Place is a Human Topic
Boundaries and intentional connections.
What is this thing we call architecture? Historically, architects have focused on the building as an object.
Think the Parthenon. The Pantheon. Chartres Cathedral. Or the Tempietto in Rome.
The truth is that all buildings do and have served a greater purpose than the iconic representation of style. Buildings make our society more humane and shape the human experience. Architects, in turn, shape our society through the creative processes they lead.
Leaders in today’s multi-disciplinary architecture firms focus beyond the formal characteristics of buildings. They design the physical manifestation of organizational strategies and brands. This includes logos, graphics, and the full range of three-dimensional physical reality, including the adaptation of existing buildings, additions, interiors, and sites. The highest concern for these leaders is how they shape the physical world we occupy. Ultimately, the goal is to create positive experiences for occupants which connect them to a richer human experience.
The next architecture is one where boundaries are clear, and occupants recognize they are part of a connected society. Design is the connective tissue between individuals. The architect’s ethical obligation is to look at how they can help people relate to each other and encourage them to explore their relationships.
This topic is one of the biggest conversations that we, as a society, are actively discussing in a variety of facets:
- We are collectively struggling our way out of a global pandemic. It seems like the pandemic has alerted us to be hyper-focused on our relationship to one another. Previously, we didn’t think twice about how we greeted or interfaced. Now, on the heels and in the active midst of a pandemic, there is a lot of focus on how we choose to interact. A broad spectrum of rules and protocols that are being explored and discussed…and debated.
- The tragic deaths of George Floyd and countless other persons of color and the marches to bring awareness have reminded us of the imbalanced systemic structures on which our country was formed. We know that there is a long history of neighborhood exclusion for certain groups. Our planners, zoning regulations, and the covenants that are attached to land planning and developments have carved up our cities to limit, promote, discourage, or encourage accessibility to land use for various demographics or groups including socio-economic classes and ethnic groups.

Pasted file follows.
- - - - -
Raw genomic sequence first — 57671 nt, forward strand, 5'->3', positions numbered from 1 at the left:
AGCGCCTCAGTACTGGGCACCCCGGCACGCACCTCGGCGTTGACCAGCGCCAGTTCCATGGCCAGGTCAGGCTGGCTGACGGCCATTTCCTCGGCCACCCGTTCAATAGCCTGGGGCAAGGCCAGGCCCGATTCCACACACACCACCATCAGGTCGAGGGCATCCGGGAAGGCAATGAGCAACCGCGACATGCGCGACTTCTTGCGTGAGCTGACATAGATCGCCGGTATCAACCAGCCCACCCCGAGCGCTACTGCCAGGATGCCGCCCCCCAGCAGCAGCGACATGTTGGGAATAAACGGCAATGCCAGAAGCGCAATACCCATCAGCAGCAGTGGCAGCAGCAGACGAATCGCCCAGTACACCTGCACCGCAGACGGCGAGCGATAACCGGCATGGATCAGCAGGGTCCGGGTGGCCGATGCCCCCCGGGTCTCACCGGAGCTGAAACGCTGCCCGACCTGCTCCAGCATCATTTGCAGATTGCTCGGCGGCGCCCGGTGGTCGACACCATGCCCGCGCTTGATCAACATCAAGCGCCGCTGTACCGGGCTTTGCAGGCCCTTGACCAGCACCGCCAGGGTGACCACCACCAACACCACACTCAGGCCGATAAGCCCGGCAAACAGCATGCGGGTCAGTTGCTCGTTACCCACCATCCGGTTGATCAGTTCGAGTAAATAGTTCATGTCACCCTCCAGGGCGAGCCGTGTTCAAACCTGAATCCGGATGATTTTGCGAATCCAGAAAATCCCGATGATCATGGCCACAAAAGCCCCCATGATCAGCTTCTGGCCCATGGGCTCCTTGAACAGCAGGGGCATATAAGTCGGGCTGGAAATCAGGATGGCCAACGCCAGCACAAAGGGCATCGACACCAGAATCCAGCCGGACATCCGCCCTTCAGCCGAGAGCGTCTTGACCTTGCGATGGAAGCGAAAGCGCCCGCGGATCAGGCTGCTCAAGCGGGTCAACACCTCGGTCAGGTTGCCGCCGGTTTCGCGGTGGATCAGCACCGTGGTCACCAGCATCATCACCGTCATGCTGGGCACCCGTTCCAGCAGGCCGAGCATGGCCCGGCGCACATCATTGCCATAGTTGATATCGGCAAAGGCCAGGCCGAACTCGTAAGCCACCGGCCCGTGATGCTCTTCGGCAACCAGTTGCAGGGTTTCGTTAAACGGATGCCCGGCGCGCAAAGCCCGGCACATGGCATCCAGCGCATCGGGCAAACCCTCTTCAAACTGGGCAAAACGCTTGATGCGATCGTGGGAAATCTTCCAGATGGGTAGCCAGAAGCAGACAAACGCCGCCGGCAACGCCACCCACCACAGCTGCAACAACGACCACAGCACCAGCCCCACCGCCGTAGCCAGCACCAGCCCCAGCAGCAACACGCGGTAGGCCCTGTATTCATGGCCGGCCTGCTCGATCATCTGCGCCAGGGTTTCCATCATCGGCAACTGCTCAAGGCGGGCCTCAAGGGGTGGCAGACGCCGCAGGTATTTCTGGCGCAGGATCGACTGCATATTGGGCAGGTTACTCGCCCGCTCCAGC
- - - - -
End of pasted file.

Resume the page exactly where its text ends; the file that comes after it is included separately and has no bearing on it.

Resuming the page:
- Technology and generational preferences for how we harness technology in our daily lives have modified our collective patience. We are much more impatient. People expect to be connected, desire more transparency, and eschew linear processes – wanting everything to happen NOW. Boundaries are becoming blurred. This is forcing us as architects to reconsider how we define building perimeters and envelopes, how transparent, welcoming, and accessible are our buildings, and how do we grow to be more intentional about the cues we offer to those who occupy or wish to occupy our built environment. Because, if the architecture does not support the need for connectivity and accessibility, they will certainly not be successful.
Post-pandemic, we don’t really know how things will evolve.
This is a topic that our firm is exploring. Early in the pandemic, we developed a webinar on what we’ve coined as the FLEX model for workplace design. We see the workplace becoming more and more diverse and reinvented as a corporate headquarters, your home, and many different types of “third spaces”.
We need to create boundaries or frameworks for activity, not barriers. Boundaries help us grow and co-exist with our neighbors while barriers create isolation and prevent mutual growth. When paired with edges and thresholds, boundaries support and celebrate a culture of difference and diversity that will provide us with reasons to want to connect with one other.
Our issues with boundaries are the fundamental problems of society. If we keep this conversation in the realm of the physical, it has to do with boundaries, demarcation, precincts, and areas. But, if we extend this conversation to the realm of the metaphysical, it has to do with the connective tissue that nourishes society.
And we all play a role in bringing nutrients to our neighbors.